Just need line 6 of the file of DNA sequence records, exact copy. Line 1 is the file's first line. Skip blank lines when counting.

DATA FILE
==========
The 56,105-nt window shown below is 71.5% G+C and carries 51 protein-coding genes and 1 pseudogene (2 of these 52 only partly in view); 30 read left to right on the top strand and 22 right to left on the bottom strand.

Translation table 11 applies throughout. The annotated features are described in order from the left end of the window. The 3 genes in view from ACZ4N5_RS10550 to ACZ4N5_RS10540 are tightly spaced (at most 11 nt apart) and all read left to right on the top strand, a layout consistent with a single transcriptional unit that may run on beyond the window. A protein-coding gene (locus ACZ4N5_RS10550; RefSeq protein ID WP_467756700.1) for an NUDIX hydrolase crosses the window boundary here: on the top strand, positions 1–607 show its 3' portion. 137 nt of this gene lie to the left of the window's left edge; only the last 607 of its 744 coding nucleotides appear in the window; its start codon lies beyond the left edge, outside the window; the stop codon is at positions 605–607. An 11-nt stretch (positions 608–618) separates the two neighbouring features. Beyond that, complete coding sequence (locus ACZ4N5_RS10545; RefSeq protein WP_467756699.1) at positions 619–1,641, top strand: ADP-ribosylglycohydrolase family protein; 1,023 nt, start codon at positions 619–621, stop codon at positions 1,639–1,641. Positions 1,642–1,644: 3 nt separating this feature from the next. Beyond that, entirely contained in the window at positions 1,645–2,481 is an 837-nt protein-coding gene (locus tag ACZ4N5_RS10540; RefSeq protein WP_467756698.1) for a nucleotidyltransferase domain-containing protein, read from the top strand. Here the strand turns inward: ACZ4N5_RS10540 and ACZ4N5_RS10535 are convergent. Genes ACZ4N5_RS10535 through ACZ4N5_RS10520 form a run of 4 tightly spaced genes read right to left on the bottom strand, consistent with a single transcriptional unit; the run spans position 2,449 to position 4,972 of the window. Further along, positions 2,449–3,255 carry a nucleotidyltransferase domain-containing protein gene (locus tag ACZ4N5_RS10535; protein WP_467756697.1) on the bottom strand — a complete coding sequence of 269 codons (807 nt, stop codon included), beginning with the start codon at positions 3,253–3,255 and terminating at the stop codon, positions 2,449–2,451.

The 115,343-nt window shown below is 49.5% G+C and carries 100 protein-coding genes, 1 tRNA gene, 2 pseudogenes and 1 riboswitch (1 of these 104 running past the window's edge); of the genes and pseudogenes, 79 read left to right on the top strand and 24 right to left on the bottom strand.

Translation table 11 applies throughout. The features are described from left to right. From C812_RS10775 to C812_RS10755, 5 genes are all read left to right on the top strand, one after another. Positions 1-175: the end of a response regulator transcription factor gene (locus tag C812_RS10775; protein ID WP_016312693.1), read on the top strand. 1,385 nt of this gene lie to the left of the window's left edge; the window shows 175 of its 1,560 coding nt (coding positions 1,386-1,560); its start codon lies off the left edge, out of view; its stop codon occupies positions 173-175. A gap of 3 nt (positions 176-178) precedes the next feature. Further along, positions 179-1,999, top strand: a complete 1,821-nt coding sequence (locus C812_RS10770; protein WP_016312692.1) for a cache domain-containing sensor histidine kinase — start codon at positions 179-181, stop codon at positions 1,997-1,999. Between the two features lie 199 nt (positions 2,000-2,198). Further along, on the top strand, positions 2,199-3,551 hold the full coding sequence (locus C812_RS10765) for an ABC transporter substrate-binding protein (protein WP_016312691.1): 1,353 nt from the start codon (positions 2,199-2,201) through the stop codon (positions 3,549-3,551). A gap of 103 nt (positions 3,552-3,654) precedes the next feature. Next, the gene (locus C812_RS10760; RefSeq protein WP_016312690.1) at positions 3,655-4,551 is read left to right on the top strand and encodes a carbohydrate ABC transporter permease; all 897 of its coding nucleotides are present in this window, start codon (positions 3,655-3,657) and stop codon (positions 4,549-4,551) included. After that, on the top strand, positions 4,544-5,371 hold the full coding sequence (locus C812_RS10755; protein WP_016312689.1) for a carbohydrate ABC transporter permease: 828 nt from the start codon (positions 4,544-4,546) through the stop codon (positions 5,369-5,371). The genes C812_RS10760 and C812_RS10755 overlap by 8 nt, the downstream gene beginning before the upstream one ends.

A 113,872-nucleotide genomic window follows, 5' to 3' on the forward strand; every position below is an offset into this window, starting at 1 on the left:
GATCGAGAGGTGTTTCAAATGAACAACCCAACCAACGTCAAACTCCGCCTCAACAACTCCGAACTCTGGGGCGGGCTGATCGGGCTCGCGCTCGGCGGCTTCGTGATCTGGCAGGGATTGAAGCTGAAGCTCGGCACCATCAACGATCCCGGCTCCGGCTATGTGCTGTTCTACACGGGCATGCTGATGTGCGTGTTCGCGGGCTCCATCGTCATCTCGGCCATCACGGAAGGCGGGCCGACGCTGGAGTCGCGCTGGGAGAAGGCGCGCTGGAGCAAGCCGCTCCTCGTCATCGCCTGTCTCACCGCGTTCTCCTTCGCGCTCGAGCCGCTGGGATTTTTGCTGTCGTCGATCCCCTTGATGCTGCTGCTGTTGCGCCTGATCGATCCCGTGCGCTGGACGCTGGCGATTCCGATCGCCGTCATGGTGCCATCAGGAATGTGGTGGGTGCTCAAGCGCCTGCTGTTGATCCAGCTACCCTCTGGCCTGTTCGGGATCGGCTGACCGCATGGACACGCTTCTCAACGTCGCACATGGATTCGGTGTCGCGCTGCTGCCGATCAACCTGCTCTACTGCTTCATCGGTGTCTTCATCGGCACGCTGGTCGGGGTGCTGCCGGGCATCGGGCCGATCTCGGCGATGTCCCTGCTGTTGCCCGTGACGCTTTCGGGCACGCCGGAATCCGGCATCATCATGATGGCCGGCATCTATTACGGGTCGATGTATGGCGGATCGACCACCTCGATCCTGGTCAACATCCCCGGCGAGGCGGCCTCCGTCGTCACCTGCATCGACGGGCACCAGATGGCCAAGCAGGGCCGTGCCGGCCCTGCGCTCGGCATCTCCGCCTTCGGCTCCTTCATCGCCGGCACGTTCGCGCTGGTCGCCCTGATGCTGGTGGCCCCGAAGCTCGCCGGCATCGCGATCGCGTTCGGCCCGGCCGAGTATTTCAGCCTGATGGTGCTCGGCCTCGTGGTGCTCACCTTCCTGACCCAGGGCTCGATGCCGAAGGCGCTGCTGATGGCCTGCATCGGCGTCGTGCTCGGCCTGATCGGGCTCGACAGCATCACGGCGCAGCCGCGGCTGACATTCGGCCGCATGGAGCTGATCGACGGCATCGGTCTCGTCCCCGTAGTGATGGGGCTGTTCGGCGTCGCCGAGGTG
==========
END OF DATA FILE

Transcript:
GATCGAGAGGTGTTTCAAATGAACAACCCAACCAACGTCAAACTCCGCCTCAACAACTCCGAACTCTGGGGCGGGCTGATCGGGCTCGCGCTCGGCGGCTTCGTGATCTGGCAGGGATTGAAGCTGAAGCTCGGCACCATCAACGATCCCGGCTCCGGCTATGTGCTGTTCTACACGGGCATGCTGATGTGCGTGTTCGCGGGCTCCATCGTCATCTCGGCCATCACGGAAGGCGGGCCGACGCTGGAGTCGCGCTGGGAGAAGGCGCGCTGGAGCAAGCCGCTCCTCGTCATCGCCTGTCTCACCGCGTTCTCCTTCGCGCTCGAGCCGCTGGGATTTTTGCTGTCGTCGATCCCCTTGATGCTGCTGCTGTTGCGCCTGATCGATCCCGTGCGCTGGACGCTGGCGATTCCGATCGCCGTCATGGTGCCATCAGGAATGTGGTGGGTGCTCAAGCGCCTGCTGTTGATCCAGCTACCCTCTGGCCTGTTCGGGATCGGCTGACCGCATGGACACGCTTCTCAACGTCGCACATGGATTCGGTGTCGCGCTGCTGCCGATCAACCTGCTCTACTGCTTCATCGGTGTCTTCATCGGCACGCTGGTCGGGGTGCTGCCGGGCATCGGGCCGATCTCGGCGATGTCCCTGCTGTTGCCCGTGACGCTTTCGGGCACGCCGGAATCCGGCATCATCATGATGGCCGGCATCTATTACGGGTCGATGTATGGCGGATCGACCACCTCGATCCTGGTCAACATCCCCGGCGAGGCGGCCTCCGTCGTCACCTGCATCGACGGGCACCAGATGGCCAAGCAGGGCCGTGCCGGCCCTGCGCTCGGCATCTCCGCCTTCGGCTCCTTCATCGCCGGCACGTTCGCGCTGGTCGCCCTGATGCTGGTGGCCCCGAAGCTCGCCGGCATCGCGATCGCGTTCGGCCCGGCCGAGTATTTCAGCCTGATGGTGCTCGGCCTCGTGGTGCTCACCTTCCTGACCCAGGGCTCGATGCCGAAGGCGCTGCTGATGGCCTGCATCGGCGTCGTGCTCGGCCTGATCGGGCTCGACAGCATCACGGCGCAGCCGCGGCTGACATTCGGCCGCATGGAGCTGATCGACGGCATCGGTCTCGTCCCCGTAGTGATGGGGCTGTTCGGCGTCGCCGAGGTG